When I was in the eighth grade, I had a teacher who used to tell our class to question everything we were told – even when it was said by her.

 

“We are quick to believe whatever we see or hear, but we are never taught to question it”, she used to tell us again, and again, and again. At thirteen years old, I had a very subtle understanding of what she meant. But as I grew older and began to experience life in more ways than I had up to that time, my understanding of what she had been trying to say became clearer. And so I started questioning. Things, facts, ideas, professors, family, friends…

 

But I never learned to question myself. I never learned to question my beliefs, my thoughts, my desires, or whether or not my mind played tricks on me sometimes. And as I recently found out, it does. Yay mind. Why didn’t anyone tell me I’d need a freakin’ manual to figure out what’s going on inside this beautiful brain of mine? And can I ask for a refund? Mom? …

 

Reductionism. A practice that states that in order to understand the nature of something complex, one should reduce it to its constituents and then study those constituents individually. It’s a way to understand a bigger whole. So what if I stripped myself into my many, many parts, and I questioned each individually? (Metaphorically, of course. I don’t mean to say I’ll rip my ear off, you kidders). Would I understand myself then?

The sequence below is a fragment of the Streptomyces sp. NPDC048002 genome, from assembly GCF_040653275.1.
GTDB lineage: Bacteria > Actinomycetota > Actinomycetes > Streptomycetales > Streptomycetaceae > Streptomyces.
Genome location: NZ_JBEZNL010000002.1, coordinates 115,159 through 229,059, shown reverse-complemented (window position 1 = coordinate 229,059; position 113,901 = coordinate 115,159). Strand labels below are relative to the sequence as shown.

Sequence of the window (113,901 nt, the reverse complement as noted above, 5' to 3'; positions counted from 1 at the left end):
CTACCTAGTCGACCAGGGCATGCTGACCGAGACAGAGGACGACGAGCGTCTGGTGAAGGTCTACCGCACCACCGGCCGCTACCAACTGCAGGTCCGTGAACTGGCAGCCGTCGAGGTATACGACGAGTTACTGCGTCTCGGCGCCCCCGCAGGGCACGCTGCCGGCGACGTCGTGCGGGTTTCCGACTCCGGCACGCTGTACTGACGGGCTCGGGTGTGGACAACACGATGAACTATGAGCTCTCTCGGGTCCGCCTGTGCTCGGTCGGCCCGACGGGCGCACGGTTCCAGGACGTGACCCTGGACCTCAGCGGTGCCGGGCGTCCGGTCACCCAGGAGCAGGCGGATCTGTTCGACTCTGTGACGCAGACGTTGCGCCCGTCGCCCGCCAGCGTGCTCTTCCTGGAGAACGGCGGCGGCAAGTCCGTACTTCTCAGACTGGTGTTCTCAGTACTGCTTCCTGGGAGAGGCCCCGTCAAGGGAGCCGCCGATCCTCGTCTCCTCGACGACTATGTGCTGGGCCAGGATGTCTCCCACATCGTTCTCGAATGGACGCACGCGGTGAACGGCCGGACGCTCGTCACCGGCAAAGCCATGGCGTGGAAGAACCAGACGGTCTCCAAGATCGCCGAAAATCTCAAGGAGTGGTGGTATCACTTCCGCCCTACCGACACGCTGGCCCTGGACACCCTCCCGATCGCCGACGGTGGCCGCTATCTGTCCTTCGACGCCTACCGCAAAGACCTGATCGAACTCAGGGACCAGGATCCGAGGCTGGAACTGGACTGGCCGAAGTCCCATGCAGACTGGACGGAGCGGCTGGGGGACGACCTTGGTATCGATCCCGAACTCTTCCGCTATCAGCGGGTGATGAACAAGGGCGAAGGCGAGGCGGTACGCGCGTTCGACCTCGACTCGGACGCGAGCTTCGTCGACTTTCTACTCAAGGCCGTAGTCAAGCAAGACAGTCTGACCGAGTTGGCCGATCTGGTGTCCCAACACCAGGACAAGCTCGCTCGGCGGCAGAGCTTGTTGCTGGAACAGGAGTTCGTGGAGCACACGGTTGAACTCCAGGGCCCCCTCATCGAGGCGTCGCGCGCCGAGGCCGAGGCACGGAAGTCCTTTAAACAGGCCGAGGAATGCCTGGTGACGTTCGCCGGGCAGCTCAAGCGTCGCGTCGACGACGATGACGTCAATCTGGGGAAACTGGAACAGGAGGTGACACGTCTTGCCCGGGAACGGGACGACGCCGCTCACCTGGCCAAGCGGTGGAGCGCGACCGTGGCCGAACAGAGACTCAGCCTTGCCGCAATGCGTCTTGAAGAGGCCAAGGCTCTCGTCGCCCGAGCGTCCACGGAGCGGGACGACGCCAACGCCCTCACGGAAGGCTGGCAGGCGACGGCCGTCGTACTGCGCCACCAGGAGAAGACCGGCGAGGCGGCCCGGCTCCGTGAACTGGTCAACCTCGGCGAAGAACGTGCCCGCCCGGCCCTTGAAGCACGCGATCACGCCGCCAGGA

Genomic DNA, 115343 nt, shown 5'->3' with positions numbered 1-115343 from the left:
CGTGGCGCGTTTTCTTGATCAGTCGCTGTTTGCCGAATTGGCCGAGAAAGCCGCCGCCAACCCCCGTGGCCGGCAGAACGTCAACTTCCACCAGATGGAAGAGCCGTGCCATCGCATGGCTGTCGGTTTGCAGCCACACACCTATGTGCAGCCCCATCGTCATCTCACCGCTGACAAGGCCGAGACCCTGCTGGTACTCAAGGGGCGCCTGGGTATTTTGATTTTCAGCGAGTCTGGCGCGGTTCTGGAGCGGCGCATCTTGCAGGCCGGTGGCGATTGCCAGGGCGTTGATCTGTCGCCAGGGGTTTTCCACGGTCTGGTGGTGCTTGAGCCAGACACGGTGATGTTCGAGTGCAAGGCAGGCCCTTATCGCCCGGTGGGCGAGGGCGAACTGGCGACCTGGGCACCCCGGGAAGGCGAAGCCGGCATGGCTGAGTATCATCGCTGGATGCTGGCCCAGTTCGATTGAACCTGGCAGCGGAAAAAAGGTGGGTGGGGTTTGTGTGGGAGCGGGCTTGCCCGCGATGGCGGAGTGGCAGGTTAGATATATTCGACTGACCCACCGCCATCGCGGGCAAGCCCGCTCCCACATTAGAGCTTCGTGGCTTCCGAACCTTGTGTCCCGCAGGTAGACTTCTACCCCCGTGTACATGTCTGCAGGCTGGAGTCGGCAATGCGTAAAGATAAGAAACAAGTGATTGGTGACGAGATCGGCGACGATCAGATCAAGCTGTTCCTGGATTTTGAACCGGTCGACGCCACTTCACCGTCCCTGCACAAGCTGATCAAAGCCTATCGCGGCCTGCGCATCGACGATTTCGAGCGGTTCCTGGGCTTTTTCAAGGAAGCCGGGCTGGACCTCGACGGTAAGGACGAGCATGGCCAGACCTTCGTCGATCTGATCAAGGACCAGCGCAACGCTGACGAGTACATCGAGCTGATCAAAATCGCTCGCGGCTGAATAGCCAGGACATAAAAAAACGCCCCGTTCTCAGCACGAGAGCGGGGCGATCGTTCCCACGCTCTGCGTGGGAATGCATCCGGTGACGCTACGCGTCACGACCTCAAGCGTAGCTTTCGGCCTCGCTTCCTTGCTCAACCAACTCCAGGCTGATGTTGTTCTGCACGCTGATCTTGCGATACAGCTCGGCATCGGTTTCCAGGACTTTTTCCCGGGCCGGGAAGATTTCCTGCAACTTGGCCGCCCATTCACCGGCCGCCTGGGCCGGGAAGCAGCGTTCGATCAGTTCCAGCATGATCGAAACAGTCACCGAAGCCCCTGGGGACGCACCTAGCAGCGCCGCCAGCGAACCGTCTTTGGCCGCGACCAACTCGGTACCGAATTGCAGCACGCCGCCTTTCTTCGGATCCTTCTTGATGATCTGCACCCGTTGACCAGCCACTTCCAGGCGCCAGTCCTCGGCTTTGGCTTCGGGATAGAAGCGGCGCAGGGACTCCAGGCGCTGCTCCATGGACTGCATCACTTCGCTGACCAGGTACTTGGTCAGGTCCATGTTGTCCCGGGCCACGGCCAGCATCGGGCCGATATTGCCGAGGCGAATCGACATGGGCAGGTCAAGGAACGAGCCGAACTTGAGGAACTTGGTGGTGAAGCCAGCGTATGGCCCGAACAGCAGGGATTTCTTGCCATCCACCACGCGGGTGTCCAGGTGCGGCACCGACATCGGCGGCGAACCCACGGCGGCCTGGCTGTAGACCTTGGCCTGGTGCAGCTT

Well, if I were to do that, I would tell you that some parts of me truly believe that life is a painting and that we are the artists. And that frankly, some parts of me are tired of seeing my life be painted by hands that do not belong to me. I would tell you that they’re tired of letting things like anxiety, fears, and “what ifs” dictate what my painting becomes. I would tell you they’d do anything to paint me a life that I would be proud of.

 

But I could also tell you that other parts of me are afraid of living. They are holding me back. I could tell you that even though my painting is supposed to be a thousands shades of pink, for some reason they have turned it a hundred shades of blue. And finally, though I hate to admit it, I could tell you that some parts of me sometimes feel like they just want to give up.

 

And you know what? Sure, I could continue to let the ugly parts of me paint my canvas however they please. It would probably be easier. But I could also pick up the paint brush myself, focus carefully on every line and every stroke, and paint my own life canvas in the way that I always dreamed of. Pink, pink, pink.

 

Until next time,

Pao.

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Published by Paola Padro Ocasio